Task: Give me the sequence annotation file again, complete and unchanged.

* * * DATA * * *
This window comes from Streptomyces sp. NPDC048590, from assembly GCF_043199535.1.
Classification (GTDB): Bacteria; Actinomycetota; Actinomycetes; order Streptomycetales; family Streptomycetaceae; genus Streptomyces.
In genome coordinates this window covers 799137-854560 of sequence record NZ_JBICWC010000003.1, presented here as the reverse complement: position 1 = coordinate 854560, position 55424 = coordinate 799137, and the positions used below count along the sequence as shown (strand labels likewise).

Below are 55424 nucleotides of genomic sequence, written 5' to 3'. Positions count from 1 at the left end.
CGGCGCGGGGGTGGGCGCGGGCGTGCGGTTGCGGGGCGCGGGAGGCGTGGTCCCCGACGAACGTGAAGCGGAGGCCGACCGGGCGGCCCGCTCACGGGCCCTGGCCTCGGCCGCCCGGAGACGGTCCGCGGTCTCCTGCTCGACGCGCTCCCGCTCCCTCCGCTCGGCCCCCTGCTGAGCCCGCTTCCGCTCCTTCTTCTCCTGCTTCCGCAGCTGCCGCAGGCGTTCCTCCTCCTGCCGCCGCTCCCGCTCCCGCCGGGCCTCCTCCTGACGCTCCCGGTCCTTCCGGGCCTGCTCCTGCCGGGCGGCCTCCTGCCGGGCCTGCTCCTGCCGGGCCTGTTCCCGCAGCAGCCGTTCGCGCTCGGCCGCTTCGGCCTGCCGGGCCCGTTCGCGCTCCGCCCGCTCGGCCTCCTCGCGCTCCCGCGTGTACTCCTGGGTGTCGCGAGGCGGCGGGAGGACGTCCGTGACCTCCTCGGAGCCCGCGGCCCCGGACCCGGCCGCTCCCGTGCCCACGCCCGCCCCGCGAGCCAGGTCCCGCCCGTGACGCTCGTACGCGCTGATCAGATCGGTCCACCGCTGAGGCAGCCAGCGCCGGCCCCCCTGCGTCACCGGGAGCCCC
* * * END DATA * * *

This window comes from Streptomyces sp. NPDC048590, from assembly GCF_043199535.1.
Classification (GTDB): Bacteria; Actinomycetota; Actinomycetes; order Streptomycetales; family Streptomycetaceae; genus Streptomyces.
In genome coordinates this window covers 799137-854560 of sequence record NZ_JBICWC010000003.1, presented here as the reverse complement: position 1 = coordinate 854560, position 55424 = coordinate 799137, and the positions used below count along the sequence as shown (strand labels likewise).

Below are 55424 nucleotides of genomic sequence, written 5' to 3'. Positions count from 1 at the left end.
CGGCGCGGGGGTGGGCGCGGGCGTGCGGTTGCGGGGCGCGGGAGGCGTGGTCCCCGACGAACGTGAAGCGGAGGCCGACCGGGCGGCCCGCTCACGGGCCCTGGCCTCGGCCGCCCGGAGACGGTCCGCGGTCTCCTGCTCGACGCGCTCCCGCTCCCTCCGCTCGGCCCCCTGCTGAGCCCGCTTCCGCTCCTTCTTCTCCTGCTTCCGCAGCTGCCGCAGGCGTTCCTCCTCCTGCCGCCGCTCCCGCTCCCGCCGGGCCTCCTCCTGACGCTCCCGGTCCTTCCGGGCCTGCTCCTGCCGGGCGGCCTCCTGCCGGGCCTGCTCCTGCCGGGCCTGTTCCCGCAGCAGCCGTTCGCGCTCGGCCGCTTCGGCCTGCCGGGCCCGTTCGCGCTCCGCCCGCTCGGCCTCCTCGCGCTCCCGCGTGTACTCCTGGGTGTCGCGAGGCGGCGGGAGGACGTCCGTGACCTCCTCGGAGCCCGCGGCCCCGGACCCGGCCGCTCCCGTGCCCACGCCCGCCCCGCGAGCCAGGTCCCGCCCGTGACGCTCGTACGCGCTGATCAGATCGGTCCACCGCTGAGGCAGCCAGCGCCGGCCCCCCTGCGTCACCGGGAGCCCC